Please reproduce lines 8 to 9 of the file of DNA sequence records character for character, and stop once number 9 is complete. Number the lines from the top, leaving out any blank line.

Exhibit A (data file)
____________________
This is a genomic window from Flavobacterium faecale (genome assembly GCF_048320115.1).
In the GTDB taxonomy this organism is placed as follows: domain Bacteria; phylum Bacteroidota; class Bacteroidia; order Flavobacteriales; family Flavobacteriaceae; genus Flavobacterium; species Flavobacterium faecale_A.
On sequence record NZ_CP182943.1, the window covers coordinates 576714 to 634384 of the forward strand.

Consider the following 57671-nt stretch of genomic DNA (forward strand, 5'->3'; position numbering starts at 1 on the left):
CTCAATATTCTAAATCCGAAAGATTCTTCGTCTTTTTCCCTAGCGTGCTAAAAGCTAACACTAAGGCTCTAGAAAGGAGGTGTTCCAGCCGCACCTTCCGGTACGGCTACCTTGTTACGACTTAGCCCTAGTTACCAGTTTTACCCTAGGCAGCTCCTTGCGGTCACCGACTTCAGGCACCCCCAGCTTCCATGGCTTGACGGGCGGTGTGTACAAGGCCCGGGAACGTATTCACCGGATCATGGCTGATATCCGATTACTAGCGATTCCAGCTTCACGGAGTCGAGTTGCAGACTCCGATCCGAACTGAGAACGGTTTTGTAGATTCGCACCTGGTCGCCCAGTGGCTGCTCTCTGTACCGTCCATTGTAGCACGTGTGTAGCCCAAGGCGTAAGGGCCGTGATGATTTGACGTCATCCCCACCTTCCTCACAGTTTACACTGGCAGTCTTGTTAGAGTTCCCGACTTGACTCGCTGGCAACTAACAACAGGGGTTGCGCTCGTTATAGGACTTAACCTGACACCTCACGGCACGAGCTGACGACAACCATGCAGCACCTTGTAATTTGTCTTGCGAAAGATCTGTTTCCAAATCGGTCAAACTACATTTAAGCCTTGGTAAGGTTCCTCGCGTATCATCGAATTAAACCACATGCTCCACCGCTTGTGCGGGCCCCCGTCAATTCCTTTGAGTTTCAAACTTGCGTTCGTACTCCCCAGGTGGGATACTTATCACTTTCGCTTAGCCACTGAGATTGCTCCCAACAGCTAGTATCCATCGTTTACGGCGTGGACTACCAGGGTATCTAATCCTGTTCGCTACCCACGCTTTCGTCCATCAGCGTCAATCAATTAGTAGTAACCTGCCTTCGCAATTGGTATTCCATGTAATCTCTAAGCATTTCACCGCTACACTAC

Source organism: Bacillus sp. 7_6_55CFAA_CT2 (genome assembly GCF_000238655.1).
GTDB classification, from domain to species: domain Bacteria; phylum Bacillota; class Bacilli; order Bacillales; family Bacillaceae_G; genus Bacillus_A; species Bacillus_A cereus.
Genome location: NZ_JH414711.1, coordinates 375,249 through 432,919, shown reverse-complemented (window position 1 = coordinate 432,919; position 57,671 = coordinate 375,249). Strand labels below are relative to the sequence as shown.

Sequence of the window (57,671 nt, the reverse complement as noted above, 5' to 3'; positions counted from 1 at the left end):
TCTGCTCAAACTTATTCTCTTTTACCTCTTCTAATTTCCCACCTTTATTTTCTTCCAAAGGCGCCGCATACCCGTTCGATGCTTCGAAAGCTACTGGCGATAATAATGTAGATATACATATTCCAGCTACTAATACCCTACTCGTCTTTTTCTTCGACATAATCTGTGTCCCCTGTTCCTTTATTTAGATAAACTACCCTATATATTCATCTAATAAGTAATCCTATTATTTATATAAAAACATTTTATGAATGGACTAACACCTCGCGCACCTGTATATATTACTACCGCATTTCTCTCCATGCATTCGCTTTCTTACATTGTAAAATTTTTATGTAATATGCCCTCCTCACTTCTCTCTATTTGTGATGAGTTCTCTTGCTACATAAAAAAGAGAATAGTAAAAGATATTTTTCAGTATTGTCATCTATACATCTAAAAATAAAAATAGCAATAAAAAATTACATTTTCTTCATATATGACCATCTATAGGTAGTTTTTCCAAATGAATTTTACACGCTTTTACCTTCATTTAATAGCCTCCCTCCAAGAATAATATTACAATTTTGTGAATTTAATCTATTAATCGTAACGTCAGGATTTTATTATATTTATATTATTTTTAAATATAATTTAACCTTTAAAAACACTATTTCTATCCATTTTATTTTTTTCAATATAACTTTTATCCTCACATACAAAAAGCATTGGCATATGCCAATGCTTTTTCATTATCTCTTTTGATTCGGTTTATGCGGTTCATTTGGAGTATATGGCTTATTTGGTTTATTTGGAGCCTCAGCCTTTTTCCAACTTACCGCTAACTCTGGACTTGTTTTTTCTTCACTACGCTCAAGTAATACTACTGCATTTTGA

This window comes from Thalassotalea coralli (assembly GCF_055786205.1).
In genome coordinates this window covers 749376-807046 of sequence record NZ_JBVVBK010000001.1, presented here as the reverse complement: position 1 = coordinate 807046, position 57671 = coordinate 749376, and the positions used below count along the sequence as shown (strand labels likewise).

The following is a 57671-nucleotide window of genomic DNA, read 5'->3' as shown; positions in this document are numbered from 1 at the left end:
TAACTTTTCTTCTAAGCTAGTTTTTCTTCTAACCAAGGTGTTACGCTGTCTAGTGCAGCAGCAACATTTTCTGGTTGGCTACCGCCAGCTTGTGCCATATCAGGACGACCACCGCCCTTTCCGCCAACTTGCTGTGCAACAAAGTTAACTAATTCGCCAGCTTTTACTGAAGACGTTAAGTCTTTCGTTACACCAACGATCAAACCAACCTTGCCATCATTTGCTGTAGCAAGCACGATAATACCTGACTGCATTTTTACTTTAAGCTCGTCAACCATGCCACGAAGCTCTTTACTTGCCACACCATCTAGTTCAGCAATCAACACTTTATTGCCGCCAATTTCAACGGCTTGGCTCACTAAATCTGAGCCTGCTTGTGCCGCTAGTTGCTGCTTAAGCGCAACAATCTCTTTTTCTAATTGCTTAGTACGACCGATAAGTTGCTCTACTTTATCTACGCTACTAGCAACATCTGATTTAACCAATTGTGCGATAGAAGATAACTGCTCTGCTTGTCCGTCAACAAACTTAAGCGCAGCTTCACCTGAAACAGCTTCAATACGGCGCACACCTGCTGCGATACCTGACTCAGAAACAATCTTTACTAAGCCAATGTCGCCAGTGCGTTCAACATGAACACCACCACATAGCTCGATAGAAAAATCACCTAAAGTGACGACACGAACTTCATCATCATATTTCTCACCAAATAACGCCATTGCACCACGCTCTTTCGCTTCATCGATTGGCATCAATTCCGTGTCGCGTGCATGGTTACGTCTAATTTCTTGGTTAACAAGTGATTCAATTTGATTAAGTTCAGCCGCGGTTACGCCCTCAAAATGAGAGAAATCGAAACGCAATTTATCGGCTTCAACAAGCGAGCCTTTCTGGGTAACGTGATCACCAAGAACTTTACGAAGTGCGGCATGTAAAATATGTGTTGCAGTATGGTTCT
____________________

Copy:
Genome location: NZ_JH414711.1, coordinates 375,249 through 432,919, shown reverse-complemented (window position 1 = coordinate 432,919; position 57,671 = coordinate 375,249). Strand labels below are relative to the sequence as shown.

Sequence of the window (57,671 nt, the reverse complement as noted above, 5' to 3'; positions counted from 1 at the left end):